Having said all of this though, I fully acknowledge that the very institution I came from has a long history of cultivating a very problematic brand of machismo. The very nature of it being a boy’s club has its demerits that I am the farthest from proud of. I came from the last batch to follow the single-gender system, only seeing the girls in classrooms floors below mine. Some of them became acquaintances through extra-curriculars or mutual friends, or because they were one of my busmates. From that one year of having girls make up a small percentage of the student body, I picked up that the boys I’ve come to know as friends (and admittedly even myself) still had so, so much maturing to do. I got so frustrated reading tweets and Facebook posts of people saying that the ladies shouldn’t be allowed into the school because doing so would “break tradition” or whatever. There were times I would eavesdrop on my schoolmates and they would be talking about the female underclassmen as if they were a burden, or worse, were items for them to ogle at. Even some of the policies set for our female counterparts were just unreasonable double standards disguised as Ignatian values of modesty or chastity. Sadly, it had to take adding girls to the social sphere to expose just how filthy the young men of Ateneo High School are — and I say that without excluding some “good noodles” because whether we admit to it or not, we were all raised in a system that made us think we had some superiority over women. Just last year, all of this dirt resurfaced and was rightfully discussed online, and as far as I know, reforms have been made, or were at least proposed to the administration. It was a different type of rage I felt reading accounts of how girls were discriminated from some spaces, and were victims of sexual misconduct. All the locker room talk I overheard manifested into actions I have total disgust and anger for. I don’t exempt myself from this as well because I was a bystander to such misdeeds, and at times, even participated in it without even knowing it, towards girls or other members of the community. We had so much to unlearn and change. When I started seeing some of my *regurgitates* fellow “homegrown” alumni speak up on the issue on Twitter, acknowledging how flawed our alma mater was, I felt some relief, letting out a sigh that said “At least we know now.” There’s still so much to atone for, and I only hope that whoever does go through those halls now, regardless of gender, sexuality or whatever arbitrary classification, can find themselves enjoying their high school lives at the safest and most welcoming capacity.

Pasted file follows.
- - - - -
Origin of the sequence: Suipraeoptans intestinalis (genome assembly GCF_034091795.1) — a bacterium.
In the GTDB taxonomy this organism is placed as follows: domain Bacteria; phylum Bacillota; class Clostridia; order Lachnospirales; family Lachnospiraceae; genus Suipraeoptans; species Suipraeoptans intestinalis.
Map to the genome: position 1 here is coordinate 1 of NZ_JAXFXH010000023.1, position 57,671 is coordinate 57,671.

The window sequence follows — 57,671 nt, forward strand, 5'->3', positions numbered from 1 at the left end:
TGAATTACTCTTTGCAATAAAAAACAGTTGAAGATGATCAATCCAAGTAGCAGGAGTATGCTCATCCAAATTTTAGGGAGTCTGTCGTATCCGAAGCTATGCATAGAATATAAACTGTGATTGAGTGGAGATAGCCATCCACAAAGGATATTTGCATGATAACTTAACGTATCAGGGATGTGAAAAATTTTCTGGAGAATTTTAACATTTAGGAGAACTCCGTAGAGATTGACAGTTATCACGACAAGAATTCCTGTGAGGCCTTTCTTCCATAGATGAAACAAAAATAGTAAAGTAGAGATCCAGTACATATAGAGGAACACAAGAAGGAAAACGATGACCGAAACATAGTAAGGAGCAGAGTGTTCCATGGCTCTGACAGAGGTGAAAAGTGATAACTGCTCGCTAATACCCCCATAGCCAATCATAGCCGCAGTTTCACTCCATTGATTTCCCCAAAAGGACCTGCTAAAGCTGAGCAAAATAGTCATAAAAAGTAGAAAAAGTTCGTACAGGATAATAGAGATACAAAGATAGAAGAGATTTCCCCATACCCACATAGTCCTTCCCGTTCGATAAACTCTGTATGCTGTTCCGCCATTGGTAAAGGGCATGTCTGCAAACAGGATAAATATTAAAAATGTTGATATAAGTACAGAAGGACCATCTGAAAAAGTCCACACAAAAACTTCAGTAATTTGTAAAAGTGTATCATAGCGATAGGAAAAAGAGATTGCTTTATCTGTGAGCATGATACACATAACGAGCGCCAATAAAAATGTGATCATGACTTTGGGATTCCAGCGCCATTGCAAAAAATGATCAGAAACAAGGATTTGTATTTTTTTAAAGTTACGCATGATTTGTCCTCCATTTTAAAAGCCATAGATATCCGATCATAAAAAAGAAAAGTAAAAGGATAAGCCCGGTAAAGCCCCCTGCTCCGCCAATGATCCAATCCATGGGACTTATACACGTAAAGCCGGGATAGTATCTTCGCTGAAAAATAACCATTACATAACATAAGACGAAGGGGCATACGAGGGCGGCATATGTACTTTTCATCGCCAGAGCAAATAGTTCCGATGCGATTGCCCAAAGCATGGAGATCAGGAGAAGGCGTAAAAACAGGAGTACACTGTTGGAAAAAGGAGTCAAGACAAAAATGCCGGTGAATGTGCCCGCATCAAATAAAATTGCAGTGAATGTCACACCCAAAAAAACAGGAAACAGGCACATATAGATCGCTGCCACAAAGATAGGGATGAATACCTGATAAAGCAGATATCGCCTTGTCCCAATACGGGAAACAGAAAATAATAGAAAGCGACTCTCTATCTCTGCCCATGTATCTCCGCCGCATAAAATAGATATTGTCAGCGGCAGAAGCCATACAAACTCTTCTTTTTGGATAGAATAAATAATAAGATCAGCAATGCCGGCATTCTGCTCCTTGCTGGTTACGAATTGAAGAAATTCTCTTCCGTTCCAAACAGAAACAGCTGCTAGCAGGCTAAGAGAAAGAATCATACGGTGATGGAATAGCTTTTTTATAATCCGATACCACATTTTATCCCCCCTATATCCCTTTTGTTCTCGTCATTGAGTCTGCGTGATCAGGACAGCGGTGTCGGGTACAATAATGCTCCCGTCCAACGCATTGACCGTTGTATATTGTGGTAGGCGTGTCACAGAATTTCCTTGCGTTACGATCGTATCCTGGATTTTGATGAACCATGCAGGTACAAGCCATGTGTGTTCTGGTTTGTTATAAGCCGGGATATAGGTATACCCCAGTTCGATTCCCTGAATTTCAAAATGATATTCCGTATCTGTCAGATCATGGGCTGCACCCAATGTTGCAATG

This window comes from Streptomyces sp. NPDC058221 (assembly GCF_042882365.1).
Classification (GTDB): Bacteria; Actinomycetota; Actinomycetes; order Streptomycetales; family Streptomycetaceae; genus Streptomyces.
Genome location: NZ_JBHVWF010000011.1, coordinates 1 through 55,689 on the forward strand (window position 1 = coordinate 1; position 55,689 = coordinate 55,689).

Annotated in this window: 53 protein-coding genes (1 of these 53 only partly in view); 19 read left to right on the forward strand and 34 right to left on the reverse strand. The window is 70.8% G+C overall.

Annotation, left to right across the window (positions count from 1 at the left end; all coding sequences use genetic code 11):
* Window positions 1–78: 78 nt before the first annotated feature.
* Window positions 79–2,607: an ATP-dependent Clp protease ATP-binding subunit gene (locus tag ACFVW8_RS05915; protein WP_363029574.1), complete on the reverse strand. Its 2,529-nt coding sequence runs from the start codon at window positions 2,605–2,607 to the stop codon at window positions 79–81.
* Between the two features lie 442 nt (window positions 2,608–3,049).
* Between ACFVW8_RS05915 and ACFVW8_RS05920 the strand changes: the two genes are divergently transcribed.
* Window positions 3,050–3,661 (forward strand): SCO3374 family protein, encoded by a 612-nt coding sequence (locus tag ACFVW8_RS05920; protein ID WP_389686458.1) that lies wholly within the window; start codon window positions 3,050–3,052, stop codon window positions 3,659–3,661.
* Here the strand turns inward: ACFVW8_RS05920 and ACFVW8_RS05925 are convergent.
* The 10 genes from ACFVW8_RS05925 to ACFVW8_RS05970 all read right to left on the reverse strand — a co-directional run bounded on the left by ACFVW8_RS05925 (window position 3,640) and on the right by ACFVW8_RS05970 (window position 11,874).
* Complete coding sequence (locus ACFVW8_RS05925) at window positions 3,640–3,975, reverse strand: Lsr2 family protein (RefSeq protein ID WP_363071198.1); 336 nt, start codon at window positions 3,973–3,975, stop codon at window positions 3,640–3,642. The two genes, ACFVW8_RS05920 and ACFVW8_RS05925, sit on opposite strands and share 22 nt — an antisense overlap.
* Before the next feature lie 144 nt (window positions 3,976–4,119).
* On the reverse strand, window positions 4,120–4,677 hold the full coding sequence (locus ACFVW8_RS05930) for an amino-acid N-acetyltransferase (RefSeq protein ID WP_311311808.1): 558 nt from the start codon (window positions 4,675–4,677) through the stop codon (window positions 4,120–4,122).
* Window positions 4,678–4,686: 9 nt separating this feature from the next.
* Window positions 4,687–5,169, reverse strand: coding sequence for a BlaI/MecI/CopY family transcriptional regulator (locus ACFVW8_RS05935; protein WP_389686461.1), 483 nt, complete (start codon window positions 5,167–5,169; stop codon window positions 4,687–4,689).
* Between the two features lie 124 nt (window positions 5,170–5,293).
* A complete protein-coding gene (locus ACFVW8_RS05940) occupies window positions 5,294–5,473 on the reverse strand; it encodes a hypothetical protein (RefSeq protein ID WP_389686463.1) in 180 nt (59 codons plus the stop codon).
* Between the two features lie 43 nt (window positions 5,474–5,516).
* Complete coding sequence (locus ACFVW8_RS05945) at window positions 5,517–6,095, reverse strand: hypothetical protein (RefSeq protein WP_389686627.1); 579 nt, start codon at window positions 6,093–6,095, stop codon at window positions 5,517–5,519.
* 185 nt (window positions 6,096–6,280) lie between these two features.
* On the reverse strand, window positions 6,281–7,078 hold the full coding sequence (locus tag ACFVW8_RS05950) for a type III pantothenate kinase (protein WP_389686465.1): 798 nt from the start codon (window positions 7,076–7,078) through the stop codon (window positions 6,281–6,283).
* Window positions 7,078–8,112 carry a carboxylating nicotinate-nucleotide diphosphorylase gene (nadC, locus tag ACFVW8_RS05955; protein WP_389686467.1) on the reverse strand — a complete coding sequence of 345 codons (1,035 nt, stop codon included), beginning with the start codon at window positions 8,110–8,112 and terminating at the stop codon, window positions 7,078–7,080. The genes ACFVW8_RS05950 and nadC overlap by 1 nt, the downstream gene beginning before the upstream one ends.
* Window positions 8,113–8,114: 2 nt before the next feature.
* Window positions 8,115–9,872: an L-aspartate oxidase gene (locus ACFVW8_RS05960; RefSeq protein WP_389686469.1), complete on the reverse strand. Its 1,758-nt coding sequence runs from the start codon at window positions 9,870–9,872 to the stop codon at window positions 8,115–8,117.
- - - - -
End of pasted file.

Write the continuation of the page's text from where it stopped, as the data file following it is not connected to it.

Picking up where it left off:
I still don’t have a coherent image of how I perceive high school now, but I know that there were as much dark experiences as there were people who became solace. Anytime I’m asked “Taga-AHS ka diba?” I feel like I have to choose from a rolodex of emotions to determine how I’ll respond. Do I have disdain for it? Not really, or at least, not as much as before. Am I proud that I was from there? Yes, in some aspects. If I could go back, would I do anything differently? Some stuff, yeah, but not a lot. It was a tough four years to get through, but I did it. I can look back and crack a smile for a bit, and hope that anyone who identifies or expresses themselves like I do has it easier somehow.
I revisit old Messenger conversations with friends and cringe at how dramatic we were about the most minute things. I scroll through old pictures and videos of classroom shenanigans and holler at how ridiculous it all was. I get to chat with a classmate or teacher I haven’t talked to in forever, and the events replay in my mind in full technicolor. High school will always bring back memories and feelings I can never throw out of my mind (and trust me, there was time I tried to.) The morning panic as we communally crammed the day’s homework, the orange marmalade most of us enjoyed during retreat, the pictures meant to immortalize our youth snapped on graduation day — all things I can never, ever replace with any other set of experiences.
When all is said and done, there’s nothing my 22-year old self can do to equip my 13-year old self for what’s to come in the next four years of their life. That’s probably the point.